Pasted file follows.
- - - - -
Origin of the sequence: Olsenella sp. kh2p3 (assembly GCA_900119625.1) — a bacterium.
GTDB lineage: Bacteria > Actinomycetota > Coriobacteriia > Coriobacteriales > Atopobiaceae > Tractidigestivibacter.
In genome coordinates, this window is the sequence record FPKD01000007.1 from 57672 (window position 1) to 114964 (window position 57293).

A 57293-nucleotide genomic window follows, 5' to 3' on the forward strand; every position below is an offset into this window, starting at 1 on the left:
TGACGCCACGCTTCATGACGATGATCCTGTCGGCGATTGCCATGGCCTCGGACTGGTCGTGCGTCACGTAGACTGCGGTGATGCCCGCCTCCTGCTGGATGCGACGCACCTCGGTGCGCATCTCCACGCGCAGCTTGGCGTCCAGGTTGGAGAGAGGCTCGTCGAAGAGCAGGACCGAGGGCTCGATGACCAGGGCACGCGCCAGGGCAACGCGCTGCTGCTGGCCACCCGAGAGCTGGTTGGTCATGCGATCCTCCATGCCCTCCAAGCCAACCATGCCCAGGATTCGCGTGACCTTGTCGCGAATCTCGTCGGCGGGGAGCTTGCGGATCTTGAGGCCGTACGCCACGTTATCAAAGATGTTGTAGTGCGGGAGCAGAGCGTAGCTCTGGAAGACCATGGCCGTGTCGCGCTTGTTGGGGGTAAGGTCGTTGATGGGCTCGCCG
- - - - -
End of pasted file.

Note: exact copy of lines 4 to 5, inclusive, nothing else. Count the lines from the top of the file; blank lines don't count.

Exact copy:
A 57293-nucleotide genomic window follows, 5' to 3' on the forward strand; every position below is an offset into this window, starting at 1 on the left:
TGACGCCACGCTTCATGACGATGATCCTGTCGGCGATTGCCATGGCCTCGGACTGGTCGTGCGTCACGTAGACTGCGGTGATGCCCGCCTCCTGCTGGATGCGACGCACCTCGGTGCGCATCTCCACGCGCAGCTTGGCGTCCAGGTTGGAGAGAGGCTCGTCGAAGAGCAGGACCGAGGGCTCGATGACCAGGGCACGCGCCAGGGCAACGCGCTGCTGCTGGCCACCCGAGAGCTGGTTGGTCATGCGATCCTCCATGCCCTCCAAGCCAACCATGCCCAGGATTCGCGTGACCTTGTCGCGAATCTCGTCGGCGGGGAGCTTGCGGATCTTGAGGCCGTACGCCACGTTATCAAAGATGTTGTAGTGCGGGAGCAGAGCGTAGCTCTGGAAGACCATGGCCGTGTCGCGCTTGTTGGGGGTAAGGTCGTTGATGGGCTCGCCG